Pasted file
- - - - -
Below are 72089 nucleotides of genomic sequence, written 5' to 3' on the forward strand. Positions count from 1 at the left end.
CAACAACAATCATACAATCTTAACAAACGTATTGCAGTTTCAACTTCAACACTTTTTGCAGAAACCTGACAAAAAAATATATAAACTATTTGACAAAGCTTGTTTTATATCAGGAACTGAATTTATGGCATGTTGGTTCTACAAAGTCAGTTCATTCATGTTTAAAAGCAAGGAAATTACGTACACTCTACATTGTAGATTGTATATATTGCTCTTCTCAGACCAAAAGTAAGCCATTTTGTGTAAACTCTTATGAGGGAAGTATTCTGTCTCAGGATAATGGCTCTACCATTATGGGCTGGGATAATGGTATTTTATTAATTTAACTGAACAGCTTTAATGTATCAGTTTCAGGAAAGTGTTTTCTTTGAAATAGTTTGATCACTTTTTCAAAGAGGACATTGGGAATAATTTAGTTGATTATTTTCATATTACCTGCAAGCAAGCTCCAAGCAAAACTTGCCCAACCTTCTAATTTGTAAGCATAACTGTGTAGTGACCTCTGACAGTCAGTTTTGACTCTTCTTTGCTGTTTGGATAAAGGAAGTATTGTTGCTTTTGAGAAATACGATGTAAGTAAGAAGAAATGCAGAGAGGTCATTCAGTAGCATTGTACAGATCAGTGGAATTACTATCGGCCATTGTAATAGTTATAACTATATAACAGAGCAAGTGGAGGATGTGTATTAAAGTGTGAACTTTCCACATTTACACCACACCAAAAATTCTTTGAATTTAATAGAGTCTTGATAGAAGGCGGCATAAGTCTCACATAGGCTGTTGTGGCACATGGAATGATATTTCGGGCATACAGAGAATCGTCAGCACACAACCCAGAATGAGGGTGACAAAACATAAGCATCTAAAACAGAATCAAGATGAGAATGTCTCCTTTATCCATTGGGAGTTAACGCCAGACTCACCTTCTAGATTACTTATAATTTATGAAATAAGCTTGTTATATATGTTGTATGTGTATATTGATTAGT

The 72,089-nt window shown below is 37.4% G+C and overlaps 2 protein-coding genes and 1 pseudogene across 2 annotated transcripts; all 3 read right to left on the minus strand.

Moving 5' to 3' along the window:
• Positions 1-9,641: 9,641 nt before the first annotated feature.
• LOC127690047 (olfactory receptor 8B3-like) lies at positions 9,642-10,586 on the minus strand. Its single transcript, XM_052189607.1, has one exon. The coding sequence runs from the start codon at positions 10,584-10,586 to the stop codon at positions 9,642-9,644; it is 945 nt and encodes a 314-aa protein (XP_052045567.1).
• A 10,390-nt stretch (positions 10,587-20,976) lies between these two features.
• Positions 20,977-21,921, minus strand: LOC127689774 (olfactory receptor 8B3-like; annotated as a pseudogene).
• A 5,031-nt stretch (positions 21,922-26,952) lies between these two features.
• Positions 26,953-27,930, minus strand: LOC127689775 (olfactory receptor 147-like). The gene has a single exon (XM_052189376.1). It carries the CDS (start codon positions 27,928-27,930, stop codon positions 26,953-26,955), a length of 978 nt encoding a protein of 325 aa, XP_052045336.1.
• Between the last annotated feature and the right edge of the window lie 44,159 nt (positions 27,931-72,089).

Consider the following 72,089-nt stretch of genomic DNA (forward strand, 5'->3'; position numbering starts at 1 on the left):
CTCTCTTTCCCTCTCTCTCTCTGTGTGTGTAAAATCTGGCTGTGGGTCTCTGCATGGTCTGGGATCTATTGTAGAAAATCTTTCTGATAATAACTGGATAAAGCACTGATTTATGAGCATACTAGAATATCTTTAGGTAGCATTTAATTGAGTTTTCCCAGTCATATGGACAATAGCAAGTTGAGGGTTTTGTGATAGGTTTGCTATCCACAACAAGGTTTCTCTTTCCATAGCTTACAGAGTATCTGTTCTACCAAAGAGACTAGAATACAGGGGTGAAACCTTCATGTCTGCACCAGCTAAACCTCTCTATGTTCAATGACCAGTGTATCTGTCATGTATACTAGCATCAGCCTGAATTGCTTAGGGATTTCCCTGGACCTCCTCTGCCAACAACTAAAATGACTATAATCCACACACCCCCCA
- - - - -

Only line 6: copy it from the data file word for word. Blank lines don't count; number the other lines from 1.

• LOC127690047 (olfactory receptor 8B3-like) lies at positions 9,642-10,586 on the minus strand. Its single transcript, XM_052189607.1, has one exon. The coding sequence runs from the start codon at positions 10,584-10,586 to the stop codon at positions 9,642-9,644; it is 945 nt and encodes a 314-aa protein (XP_052045567.1).